Mathieu Bastareaud is ready to focus on playing international rugby again after causing the French team huge embarrassment by lying to police about being assaulted in New Zealand last summer.
Bastareaud initially claimed that he had sustained facial injuries by being attacked by several men following a night out during the team's tour in June, and it quickly escalated into a political affair between the nations.
Bastareaud, who has been doing community service work, was excluded from France's matches against South Africa, Samoa and New Zealand in November. But the burly centre now hopes to play in his country's opening Six Nations match, against Scotland on Monday (NZT).
"A new adventure is beginning, you have to stop talking about the past all day long," Bastareaud, who plays for Stade Francais, said. "I feel stronger. I am at ease, relieved and I want to move forward. I want to play in the (2011) World Cup and win the (Six Nations) tournament."
Bastareaud's morale dropped to rock bottom when the late-night incident blew up into a full-scale political saga, eventually prompting France Prime Minister Francois Fillon to send a letter of apology to his New Zealand counterpart John Key in July.
"When you have nothing left, you only have your family around you," said Bastareaud, who has played four times for France under coach Marc Lievremont. "I had to start everything from scratch."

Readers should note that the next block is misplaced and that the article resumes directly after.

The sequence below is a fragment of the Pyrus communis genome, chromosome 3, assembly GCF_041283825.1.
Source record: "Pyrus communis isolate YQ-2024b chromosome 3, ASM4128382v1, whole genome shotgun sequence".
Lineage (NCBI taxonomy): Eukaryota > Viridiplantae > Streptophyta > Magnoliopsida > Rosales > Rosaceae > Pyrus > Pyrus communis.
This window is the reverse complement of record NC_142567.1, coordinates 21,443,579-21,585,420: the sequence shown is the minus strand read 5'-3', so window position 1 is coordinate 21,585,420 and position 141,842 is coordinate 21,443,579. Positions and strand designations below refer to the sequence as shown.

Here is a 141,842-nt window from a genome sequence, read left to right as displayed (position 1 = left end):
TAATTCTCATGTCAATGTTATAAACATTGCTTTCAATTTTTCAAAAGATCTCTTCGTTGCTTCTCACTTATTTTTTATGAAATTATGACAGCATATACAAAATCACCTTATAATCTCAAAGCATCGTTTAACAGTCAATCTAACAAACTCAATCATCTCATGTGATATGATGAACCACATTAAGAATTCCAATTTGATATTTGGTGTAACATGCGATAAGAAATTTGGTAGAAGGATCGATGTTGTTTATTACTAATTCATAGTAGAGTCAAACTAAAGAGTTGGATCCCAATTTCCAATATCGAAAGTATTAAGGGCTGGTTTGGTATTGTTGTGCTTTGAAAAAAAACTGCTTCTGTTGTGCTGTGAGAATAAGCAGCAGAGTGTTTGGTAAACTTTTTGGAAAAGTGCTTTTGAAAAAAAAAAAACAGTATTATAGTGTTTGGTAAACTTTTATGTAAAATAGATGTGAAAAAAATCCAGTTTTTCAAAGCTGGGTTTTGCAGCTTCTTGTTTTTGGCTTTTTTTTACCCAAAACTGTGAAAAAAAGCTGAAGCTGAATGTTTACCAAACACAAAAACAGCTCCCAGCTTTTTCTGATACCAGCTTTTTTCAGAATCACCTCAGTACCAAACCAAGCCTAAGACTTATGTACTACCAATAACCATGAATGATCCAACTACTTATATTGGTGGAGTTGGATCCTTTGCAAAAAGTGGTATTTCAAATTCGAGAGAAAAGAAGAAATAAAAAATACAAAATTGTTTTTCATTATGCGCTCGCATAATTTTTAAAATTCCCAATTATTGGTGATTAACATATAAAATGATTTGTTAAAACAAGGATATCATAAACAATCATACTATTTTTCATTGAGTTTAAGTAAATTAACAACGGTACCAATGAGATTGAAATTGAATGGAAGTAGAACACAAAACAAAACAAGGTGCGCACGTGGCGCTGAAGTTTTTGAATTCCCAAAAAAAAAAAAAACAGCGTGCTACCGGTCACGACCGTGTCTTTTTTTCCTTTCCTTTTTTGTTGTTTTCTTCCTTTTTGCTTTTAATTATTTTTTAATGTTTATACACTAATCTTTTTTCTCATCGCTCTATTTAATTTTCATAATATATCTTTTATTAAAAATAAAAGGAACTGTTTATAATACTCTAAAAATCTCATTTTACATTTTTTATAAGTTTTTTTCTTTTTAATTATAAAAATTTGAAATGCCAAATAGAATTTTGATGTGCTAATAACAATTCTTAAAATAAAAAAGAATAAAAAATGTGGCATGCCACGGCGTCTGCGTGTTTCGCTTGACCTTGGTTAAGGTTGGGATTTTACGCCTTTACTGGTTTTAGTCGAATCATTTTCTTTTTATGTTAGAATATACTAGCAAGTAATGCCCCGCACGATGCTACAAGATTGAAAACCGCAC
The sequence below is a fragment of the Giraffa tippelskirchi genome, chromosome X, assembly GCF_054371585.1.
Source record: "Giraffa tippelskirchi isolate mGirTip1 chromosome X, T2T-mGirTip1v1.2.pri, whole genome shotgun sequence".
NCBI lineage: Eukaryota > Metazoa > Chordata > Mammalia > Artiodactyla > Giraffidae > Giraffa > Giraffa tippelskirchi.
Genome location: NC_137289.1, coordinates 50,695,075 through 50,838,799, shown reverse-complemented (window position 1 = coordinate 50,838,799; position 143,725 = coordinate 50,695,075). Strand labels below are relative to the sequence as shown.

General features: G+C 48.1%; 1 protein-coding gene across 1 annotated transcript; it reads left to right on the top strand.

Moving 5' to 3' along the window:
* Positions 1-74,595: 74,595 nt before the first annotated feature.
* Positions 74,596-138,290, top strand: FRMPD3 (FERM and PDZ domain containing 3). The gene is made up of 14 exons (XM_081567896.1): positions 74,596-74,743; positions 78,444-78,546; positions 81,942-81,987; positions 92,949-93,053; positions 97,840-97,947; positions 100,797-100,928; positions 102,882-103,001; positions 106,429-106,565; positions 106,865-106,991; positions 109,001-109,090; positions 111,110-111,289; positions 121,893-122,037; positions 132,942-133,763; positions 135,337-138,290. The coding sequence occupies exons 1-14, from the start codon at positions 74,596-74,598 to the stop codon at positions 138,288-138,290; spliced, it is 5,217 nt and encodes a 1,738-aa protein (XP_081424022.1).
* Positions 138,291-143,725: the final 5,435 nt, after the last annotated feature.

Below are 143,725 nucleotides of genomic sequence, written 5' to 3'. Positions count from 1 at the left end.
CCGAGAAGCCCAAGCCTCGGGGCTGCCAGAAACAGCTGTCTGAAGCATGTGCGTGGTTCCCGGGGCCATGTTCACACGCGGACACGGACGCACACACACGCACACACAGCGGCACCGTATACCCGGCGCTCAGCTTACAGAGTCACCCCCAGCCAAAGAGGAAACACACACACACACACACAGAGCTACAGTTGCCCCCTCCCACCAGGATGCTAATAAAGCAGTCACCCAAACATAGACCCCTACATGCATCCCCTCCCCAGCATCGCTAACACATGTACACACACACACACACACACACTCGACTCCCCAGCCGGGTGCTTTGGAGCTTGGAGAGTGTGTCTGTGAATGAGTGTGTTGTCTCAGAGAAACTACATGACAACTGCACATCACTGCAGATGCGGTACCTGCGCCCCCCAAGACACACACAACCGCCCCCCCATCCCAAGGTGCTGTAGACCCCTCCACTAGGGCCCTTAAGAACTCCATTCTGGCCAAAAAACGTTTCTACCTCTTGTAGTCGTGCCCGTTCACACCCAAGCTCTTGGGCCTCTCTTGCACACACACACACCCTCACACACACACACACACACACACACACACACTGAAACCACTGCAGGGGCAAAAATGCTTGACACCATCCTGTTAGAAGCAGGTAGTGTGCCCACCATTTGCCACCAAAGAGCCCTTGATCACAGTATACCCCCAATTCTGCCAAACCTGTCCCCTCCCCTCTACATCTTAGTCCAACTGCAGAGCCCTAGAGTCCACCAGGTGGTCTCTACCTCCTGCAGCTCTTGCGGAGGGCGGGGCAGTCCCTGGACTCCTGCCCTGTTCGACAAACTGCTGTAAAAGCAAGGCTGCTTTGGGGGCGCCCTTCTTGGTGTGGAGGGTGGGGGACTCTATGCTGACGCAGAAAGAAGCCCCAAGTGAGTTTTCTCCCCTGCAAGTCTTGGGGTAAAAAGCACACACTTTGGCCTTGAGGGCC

The 21-year-old, who is Arsenal and France footballer William Gallas' cousin, took flak from all sides. Some said he should never play for France again.
"I thought about stopping rugby, yes. It crossed my mind," Bastareaud said at France's Marcoussis training camp. "I won't ever forget all that was said and written ... I will never forget it (but) I am living with it better."
Bastareaud suffered a suspected broken eye socket and needed stitches to close facial cuts after France's 14-10 loss to New Zealand in the second test of its southern hemisphere tour.
Bastareaud claimed he had been attacked by up to five men in central Wellington in the early hours of the morning. The French press speculated that he had been fighting his teammates, while Bastareaud said he was drunk, slipped and fell face-first onto a bedside table in his room.
He praised Lievremont for ignoring the huge clamours to permanently discard him.
"I had a chat with Marc and he said that I would be in contention if I started playing at a decent level again," Bastareaud said. "I just tried to concentrate on what I had to do on the field."
Sourced from: The New Zealand HeraldReuse content